Russian and Turkish presidents discussed the situation in Naka by telephone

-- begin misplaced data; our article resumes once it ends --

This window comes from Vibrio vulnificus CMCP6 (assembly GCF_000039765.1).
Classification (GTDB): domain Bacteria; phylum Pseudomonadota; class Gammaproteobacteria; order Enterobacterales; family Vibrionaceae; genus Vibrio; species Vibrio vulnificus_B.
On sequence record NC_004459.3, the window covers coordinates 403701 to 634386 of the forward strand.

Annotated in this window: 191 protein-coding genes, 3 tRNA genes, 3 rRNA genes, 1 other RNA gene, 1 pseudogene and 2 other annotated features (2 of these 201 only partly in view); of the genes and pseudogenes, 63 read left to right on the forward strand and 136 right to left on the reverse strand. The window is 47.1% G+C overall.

Moscow, October 14, Russian President Vladimir Putin held a telephone call with Turkish President Erdogan on 14 October to discuss the situation in Nagorno Karabakh region and other issues. According to the information released on the website of the Kremlin on the same day, Putin and Erdogan stressed the importance of implementing the cease-fire agreement in the Naka region and expressed support for launching the political process under the framework of the Minsk group of the organization for security and cooperation in Europe. Putin expressed serious concern over the involvement of armed personnel from the Middle East in the Naka conflict. In order to solve the problem of bloodshed as soon as possible, the two sides stressed the urgent need for unity and unity in the region. Putin hoped that Turkey, as a member of the OSCE Minsk group, would make a constructive contribution to easing the conflict. According to a statement issued by Turkey on the same day, Erdogan said in a phone call with Putin that Turkey looks forward to a permanent settlement of the conflict in the Naka region. Russian, Azerbaijani and Armenian foreign ministers issued a statement in Moscow on the 10th, saying that Azerbaijan and Armenian have reached an agreement on a cease-fire in the Naka region, and all parties agree to cease fire in the Naka region from 12:00 local time on October 10, and exchange prisoners of war and remains of victims under the coordination of the International Committee of the Red Cross. After the cease-fire agreement came into effect, both sides accused the other party of launching attacks in violation of the agreement. On September 27, a new round of conflict broke out between Armenian and Azerbaijani in the Naka region. Both sides accused the other party of violating the cease-fire agreement and taking the lead in launching military attacks. In recent days, the conflict has caused casualties, including civilians. The Naka region is located in the southwest of Azerbaijan and its residents are mostly Armenian. After the collapse of the Soviet Union, a war broke out between Azerbaijan and Armenian over the ownership of the Naka region. In 1994, the two sides reached an agreement on a comprehensive cease-fire, but the two countries have been in a state of hostility over the Naka issue, and armed conflicts have occurred from time to time.